Mile 18: This mile was the first where it started to hurt. My legs felt a bit like logs - and I don't mean the sturdy sort of logs, but the heavy sort. I was pushing myself, and please with my splits, but afraid to slow down, to take it easy. The danger with taking it easy is very much the same as the danger with pushing oneself too hard: one might just stop either way. No, a nice, regulated pace is the way to go, and I was having a hard time regulating myself. I offered this mile for Keelin, my youngest sister, who is autistic, and who is always a great source of joy and sorrow bundled together. This mile hurt more as it went along, and I take that - now as I sit here stretching and slurping a milkshake - as a sign that God was pleased with my little sacrifice for her. I found myself rationalizing slowing down, slowing more, slowing to a st... NO! Alone, in the dark, I felt sobs welling up in my chest: love; regret; physical pain; intense, intense determination like I rarely feel. I ground my teeth together, cursed, and growled, "This one's for KEELIN!" and I pushed myself, or maybe my Father in heaven pushed me, back closer to the right pace, even past the pace, I think.

The mile ended and I was very sorely tempted to stop. I was in front of my house. I was taking a brief and dangerous break to stretch. My legs didn't want to bend or straighten, tense or relax, but just wobble. I bent over to touch my toes and stretch my back. Standing next to my roommate's car, all I could see was his car's tire and my legs and toes. I almost stopped. After all, it was more than I had run last week. It was enough that I was closer to being back on schedule. Who would blame me? I was very tired, and it was getting late, and even cold, after all. I started to pray, "Father, give me strength, please. Father, strengthen my legs and my heart. I am so weak and tired, Father." I tried to say, "Amen," and straighten up. I muttered something far less pious, but much more honest, and maybe in that sense, more pious after all: "Sh*t. Let's just do this &%@#%^$ thing." Not the best way to end a prayer, but probably better than ending the run, and so I hope you will see why I think there may have been a grace bundled up with my mutterings.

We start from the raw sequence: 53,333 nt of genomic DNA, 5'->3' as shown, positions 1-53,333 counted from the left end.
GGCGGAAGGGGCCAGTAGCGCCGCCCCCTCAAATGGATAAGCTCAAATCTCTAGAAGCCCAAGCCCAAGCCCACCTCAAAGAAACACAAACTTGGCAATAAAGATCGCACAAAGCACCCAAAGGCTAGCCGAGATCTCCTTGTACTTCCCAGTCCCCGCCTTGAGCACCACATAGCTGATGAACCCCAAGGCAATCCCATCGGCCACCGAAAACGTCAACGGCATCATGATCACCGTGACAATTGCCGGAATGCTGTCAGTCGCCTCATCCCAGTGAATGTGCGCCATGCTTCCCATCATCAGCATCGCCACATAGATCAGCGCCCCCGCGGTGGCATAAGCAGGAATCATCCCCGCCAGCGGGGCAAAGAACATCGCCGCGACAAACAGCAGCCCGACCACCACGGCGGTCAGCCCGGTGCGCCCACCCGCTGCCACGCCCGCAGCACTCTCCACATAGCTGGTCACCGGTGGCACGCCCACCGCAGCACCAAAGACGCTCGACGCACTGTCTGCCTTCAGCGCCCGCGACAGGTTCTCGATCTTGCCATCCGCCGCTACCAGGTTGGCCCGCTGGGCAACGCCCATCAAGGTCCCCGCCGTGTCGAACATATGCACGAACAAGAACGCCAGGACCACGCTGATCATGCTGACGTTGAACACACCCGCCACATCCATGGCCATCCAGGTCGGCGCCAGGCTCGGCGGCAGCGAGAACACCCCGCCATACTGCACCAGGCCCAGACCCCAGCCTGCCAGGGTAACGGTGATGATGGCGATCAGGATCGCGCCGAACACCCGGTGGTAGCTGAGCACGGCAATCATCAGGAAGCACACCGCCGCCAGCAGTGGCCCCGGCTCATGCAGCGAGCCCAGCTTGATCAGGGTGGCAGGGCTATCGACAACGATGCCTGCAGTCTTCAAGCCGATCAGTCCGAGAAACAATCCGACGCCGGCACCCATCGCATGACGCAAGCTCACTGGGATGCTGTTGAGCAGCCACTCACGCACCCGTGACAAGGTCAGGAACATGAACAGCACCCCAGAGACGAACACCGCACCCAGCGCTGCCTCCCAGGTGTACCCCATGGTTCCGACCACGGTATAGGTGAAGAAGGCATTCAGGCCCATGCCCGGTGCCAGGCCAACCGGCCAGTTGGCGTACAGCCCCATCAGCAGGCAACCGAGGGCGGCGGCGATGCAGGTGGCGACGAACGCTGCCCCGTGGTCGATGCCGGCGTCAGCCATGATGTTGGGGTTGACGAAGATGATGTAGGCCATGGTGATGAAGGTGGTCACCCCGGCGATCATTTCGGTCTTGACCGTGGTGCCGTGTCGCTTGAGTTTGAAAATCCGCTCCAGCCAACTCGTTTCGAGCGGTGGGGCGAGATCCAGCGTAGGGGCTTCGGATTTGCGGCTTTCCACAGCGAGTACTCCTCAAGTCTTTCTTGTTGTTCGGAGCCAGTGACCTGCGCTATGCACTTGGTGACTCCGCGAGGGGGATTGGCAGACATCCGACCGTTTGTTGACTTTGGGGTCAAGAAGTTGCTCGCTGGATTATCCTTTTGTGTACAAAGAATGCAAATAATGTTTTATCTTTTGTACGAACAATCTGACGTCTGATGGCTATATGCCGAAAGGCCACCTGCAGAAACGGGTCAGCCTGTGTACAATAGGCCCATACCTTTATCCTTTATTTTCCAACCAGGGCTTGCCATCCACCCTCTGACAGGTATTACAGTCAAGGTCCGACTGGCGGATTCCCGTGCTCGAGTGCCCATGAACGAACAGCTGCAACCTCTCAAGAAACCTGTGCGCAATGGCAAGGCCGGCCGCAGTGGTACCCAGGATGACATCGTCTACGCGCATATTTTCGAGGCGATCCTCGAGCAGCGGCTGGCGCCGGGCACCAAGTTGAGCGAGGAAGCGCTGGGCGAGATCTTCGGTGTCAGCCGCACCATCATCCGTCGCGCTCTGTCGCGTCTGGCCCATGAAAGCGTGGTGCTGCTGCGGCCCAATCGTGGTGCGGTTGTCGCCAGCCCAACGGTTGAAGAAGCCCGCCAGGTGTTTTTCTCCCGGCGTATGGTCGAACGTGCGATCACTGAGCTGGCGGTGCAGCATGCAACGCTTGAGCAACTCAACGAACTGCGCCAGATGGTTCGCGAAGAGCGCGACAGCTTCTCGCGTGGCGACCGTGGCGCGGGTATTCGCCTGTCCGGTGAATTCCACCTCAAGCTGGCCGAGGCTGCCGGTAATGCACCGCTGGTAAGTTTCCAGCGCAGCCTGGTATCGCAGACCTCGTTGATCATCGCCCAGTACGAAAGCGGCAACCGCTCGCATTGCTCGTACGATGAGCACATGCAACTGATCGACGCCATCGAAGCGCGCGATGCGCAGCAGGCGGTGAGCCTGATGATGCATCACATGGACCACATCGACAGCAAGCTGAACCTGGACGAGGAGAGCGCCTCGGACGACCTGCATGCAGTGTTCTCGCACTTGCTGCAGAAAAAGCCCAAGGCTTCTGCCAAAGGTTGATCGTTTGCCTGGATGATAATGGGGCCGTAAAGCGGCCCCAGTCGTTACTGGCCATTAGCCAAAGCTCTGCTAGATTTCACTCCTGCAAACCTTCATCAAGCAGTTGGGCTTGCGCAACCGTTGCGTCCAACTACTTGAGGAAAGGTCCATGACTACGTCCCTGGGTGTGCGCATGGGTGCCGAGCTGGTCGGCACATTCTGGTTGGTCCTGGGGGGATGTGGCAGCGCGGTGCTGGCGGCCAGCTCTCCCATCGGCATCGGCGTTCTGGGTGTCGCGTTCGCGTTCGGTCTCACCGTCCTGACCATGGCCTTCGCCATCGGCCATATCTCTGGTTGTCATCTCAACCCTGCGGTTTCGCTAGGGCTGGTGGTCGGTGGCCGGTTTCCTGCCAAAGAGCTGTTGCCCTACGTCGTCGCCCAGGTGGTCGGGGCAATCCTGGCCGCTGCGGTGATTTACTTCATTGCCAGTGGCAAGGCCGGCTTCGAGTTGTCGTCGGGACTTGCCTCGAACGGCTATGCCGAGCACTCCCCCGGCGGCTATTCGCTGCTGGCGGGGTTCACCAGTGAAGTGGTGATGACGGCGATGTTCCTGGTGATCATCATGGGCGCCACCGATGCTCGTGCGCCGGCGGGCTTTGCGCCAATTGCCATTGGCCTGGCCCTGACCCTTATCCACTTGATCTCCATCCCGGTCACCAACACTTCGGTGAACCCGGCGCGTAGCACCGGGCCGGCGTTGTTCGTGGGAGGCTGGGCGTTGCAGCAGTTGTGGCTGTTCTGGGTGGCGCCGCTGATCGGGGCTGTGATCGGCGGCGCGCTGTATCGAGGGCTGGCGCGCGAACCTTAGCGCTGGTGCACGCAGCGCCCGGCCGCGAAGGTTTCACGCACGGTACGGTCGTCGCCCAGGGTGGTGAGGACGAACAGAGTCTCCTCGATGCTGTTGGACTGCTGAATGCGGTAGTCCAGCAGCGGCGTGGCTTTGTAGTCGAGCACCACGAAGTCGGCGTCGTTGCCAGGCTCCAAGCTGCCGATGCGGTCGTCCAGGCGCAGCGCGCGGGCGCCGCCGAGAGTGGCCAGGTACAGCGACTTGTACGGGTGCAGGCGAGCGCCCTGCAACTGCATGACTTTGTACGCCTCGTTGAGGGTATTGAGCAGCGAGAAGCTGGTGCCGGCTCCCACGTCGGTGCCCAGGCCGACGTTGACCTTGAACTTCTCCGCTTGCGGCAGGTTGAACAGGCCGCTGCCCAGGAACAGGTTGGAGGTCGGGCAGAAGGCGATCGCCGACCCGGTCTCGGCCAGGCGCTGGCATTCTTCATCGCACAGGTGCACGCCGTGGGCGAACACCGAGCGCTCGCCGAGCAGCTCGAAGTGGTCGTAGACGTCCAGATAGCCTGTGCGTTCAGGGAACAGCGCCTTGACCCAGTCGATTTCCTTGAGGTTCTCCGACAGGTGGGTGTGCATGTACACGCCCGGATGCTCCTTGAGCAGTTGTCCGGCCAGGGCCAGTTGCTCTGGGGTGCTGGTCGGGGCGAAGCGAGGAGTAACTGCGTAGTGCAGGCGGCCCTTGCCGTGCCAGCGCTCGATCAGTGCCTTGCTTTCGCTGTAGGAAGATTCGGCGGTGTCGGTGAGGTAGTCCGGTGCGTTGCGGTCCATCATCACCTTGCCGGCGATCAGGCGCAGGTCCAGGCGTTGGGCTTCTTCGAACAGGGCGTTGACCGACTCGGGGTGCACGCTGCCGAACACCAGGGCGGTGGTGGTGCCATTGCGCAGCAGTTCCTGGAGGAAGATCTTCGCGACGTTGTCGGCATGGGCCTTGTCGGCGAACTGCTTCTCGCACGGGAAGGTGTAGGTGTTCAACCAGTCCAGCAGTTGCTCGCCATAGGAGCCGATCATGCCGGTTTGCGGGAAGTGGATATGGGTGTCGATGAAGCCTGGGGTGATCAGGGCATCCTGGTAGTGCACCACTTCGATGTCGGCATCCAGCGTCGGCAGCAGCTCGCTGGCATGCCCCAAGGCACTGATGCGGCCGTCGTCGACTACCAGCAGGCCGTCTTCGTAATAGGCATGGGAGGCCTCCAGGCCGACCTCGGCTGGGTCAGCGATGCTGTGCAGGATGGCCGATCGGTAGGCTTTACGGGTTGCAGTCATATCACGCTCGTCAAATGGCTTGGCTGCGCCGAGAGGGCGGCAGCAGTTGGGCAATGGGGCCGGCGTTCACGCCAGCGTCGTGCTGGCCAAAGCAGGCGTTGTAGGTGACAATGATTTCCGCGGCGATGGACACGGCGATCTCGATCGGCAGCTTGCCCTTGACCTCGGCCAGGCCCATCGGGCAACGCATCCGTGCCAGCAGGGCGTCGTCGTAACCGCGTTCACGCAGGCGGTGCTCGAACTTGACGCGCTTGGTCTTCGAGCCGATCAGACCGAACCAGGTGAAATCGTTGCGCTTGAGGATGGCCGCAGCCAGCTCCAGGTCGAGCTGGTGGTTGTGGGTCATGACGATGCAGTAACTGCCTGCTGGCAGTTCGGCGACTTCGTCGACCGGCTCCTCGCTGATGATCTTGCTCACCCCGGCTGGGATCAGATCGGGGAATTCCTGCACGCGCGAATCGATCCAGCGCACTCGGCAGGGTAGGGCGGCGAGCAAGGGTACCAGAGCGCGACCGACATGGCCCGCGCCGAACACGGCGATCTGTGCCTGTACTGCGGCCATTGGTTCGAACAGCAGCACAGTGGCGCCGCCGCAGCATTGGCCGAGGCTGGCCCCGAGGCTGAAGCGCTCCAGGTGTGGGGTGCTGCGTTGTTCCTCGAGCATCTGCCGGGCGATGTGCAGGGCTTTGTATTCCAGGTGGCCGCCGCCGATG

Mile 19: I offered for my running parter and his wife, who are expecting their first child. I passed a man walking his dog.

Mile 20: These miles were for my sister Megan, her husband, and their babies. They have two under two years old - talk about studs! I passed the man and his dog again, from the opposite direction. He called out to ask how I was doing. I called back, "Finishing up twenty, and I'm feeling fine." The second part was an exaggeration more than a lie. Oddly enough, as in my days back in school running cross country, my last miles were as good as my first.

The whole twenty miles took me 2 hrs, 58 min, 57 second. That puts me at a pace of 8:55 min/mile, which is fast enough to break a 4 hr marathon by a minute or two. That's OK, but I didn't count the stretch breaks into the time, so I'll need to cut those down, as well as pick up the pace a bit.

That's for tomorrow, though. For tonight, I am going to pop a few ibuprofens, say my prayers, and hit the hay. I've got a few things to do in the morning before I can even think of a nap, so I'll definitely need some z's tonight.

A couple other random thoughts:

(1) A couple with whom I am friends ran their first half-marathon today up in Philly. I'm pretty pumped for them, and hope it went really well. They're really cool people and they have a nice little boy, and are a brother and sister in Christ. They've trained long and hard, and, well, it's cool... no, beautiful, to see such things unfold. More studs.

(2) A good friend of mine is a deacon-seminarian. I posted his first homily back in May because I was so moved by it. He is in residence on weekends at a parish near me, and tomorrow will be preaching the midday Mass. The Archbishop has asked every clergyman in the diocese who preaches tomorrow to preach about same-sex marriage. The issue is really coming to the fore here locally. My friend was sharing some of his thoughts for a homily with me on the phone the other night. Golly, what a hard thing to preach about: both the Church's teaching and the Church's love must shine forth, both are doubted by much of the world and many sitting in the pews, and only words can be used. I want to go hear him preach because he will do a good job. Another stud.